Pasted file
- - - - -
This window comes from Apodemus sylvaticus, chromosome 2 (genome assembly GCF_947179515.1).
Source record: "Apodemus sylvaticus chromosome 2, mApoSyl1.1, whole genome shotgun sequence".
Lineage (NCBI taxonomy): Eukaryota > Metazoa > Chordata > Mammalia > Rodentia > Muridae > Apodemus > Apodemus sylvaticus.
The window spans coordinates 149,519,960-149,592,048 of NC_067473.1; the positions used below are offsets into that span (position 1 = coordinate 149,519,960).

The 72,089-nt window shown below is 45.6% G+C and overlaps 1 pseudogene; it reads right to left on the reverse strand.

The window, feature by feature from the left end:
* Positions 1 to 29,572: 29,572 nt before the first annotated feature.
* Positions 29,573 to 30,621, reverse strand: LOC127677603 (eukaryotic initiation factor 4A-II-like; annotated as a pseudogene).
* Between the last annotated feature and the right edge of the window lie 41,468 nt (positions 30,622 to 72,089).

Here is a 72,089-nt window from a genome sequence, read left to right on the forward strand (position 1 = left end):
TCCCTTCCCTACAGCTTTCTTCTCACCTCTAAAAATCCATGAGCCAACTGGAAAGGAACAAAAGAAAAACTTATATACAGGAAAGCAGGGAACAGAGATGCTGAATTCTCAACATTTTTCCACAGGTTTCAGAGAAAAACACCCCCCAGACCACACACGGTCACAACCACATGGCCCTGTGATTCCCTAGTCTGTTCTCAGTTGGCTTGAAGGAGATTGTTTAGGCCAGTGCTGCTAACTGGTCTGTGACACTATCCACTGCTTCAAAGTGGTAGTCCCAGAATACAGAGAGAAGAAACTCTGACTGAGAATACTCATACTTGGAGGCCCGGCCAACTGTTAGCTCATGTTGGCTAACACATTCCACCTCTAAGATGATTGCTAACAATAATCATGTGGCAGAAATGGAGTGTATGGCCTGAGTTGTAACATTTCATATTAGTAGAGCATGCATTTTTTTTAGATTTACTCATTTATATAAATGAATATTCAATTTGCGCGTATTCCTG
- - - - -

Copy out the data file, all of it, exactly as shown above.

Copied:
This window comes from Apodemus sylvaticus, chromosome 2 (genome assembly GCF_947179515.1).
Source record: "Apodemus sylvaticus chromosome 2, mApoSyl1.1, whole genome shotgun sequence".
Lineage (NCBI taxonomy): Eukaryota > Metazoa > Chordata > Mammalia > Rodentia > Muridae > Apodemus > Apodemus sylvaticus.
The window spans coordinates 149,519,960-149,592,048 of NC_067473.1; the positions used below are offsets into that span (position 1 = coordinate 149,519,960).

The 72,089-nt window shown below is 45.6% G+C and overlaps 1 pseudogene; it reads right to left on the reverse strand.

The window, feature by feature from the left end:
* Positions 1 to 29,572: 29,572 nt before the first annotated feature.
* Positions 29,573 to 30,621, reverse strand: LOC127677603 (eukaryotic initiation factor 4A-II-like; annotated as a pseudogene).
* Between the last annotated feature and the right edge of the window lie 41,468 nt (positions 30,622 to 72,089).

Here is a 72,089-nt window from a genome sequence, read left to right on the forward strand (position 1 = left end):
TCCCTTCCCTACAGCTTTCTTCTCACCTCTAAAAATCCATGAGCCAACTGGAAAGGAACAAAAGAAAAACTTATATACAGGAAAGCAGGGAACAGAGATGCTGAATTCTCAACATTTTTCCACAGGTTTCAGAGAAAAACACCCCCCAGACCACACACGGTCACAACCACATGGCCCTGTGATTCCCTAGTCTGTTCTCAGTTGGCTTGAAGGAGATTGTTTAGGCCAGTGCTGCTAACTGGTCTGTGACACTATCCACTGCTTCAAAGTGGTAGTCCCAGAATACAGAGAGAAGAAACTCTGACTGAGAATACTCATACTTGGAGGCCCGGCCAACTGTTAGCTCATGTTGGCTAACACATTCCACCTCTAAGATGATTGCTAACAATAATCATGTGGCAGAAATGGAGTGTATGGCCTGAGTTGTAACATTTCATATTAGTAGAGCATGCATTTTTTTTAGATTTACTCATTTATATAAATGAATATTCAATTTGCGCGTATTCCTG